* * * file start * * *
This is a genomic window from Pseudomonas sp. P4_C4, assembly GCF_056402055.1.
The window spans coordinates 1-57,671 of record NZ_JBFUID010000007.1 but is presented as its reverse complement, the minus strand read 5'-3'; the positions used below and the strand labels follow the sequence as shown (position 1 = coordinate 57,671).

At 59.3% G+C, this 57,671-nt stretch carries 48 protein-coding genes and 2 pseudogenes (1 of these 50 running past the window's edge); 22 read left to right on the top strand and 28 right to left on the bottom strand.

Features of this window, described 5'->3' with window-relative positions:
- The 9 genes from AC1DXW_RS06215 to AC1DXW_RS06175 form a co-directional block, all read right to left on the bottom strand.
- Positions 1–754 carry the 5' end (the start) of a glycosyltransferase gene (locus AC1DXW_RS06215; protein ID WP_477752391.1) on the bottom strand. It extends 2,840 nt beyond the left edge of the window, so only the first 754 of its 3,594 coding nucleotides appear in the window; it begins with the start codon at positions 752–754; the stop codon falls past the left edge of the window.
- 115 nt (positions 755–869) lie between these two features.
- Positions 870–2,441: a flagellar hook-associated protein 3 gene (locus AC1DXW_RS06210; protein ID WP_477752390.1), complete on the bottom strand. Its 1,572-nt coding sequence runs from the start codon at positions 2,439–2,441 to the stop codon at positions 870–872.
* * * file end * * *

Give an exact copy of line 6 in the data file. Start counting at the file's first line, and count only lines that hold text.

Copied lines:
- Positions 1–754 carry the 5' end (the start) of a glycosyltransferase gene (locus AC1DXW_RS06215; protein ID WP_477752391.1) on the bottom strand. It extends 2,840 nt beyond the left edge of the window, so only the first 754 of its 3,594 coding nucleotides appear in the window; it begins with the start codon at positions 752–754; the stop codon falls past the left edge of the window.